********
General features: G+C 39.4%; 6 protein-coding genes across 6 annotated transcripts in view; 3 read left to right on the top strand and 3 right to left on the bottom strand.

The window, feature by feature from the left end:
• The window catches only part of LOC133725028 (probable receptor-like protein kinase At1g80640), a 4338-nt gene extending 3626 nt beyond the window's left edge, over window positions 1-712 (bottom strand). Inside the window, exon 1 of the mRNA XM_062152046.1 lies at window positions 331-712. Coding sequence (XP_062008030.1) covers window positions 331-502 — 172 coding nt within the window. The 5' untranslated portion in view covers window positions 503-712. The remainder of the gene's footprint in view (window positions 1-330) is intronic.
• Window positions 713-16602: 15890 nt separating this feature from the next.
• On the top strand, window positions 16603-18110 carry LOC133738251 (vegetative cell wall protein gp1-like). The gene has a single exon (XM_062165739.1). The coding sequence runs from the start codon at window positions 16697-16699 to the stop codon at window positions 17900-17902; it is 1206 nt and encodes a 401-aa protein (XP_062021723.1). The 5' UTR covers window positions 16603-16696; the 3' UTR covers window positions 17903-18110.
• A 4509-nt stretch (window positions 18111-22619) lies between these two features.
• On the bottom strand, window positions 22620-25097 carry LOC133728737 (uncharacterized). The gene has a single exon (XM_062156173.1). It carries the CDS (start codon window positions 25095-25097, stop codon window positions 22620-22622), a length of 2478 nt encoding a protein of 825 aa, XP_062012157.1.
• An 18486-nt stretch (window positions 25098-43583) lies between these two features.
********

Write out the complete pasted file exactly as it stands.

General features: G+C 39.4%; 6 protein-coding genes across 6 annotated transcripts in view; 3 read left to right on the top strand and 3 right to left on the bottom strand.

The window, feature by feature from the left end:
• The window catches only part of LOC133725028 (probable receptor-like protein kinase At1g80640), a 4338-nt gene extending 3626 nt beyond the window's left edge, over window positions 1-712 (bottom strand). Inside the window, exon 1 of the mRNA XM_062152046.1 lies at window positions 331-712. Coding sequence (XP_062008030.1) covers window positions 331-502 — 172 coding nt within the window. The 5' untranslated portion in view covers window positions 503-712. The remainder of the gene's footprint in view (window positions 1-330) is intronic.
• Window positions 713-16602: 15890 nt separating this feature from the next.
• On the top strand, window positions 16603-18110 carry LOC133738251 (vegetative cell wall protein gp1-like). The gene has a single exon (XM_062165739.1). The coding sequence runs from the start codon at window positions 16697-16699 to the stop codon at window positions 17900-17902; it is 1206 nt and encodes a 401-aa protein (XP_062021723.1). The 5' UTR covers window positions 16603-16696; the 3' UTR covers window positions 17903-18110.
• A 4509-nt stretch (window positions 18111-22619) lies between these two features.
• On the bottom strand, window positions 22620-25097 carry LOC133728737 (uncharacterized). The gene has a single exon (XM_062156173.1). It carries the CDS (start codon window positions 25095-25097, stop codon window positions 22620-22622), a length of 2478 nt encoding a protein of 825 aa, XP_062012157.1.
• An 18486-nt stretch (window positions 25098-43583) lies between these two features.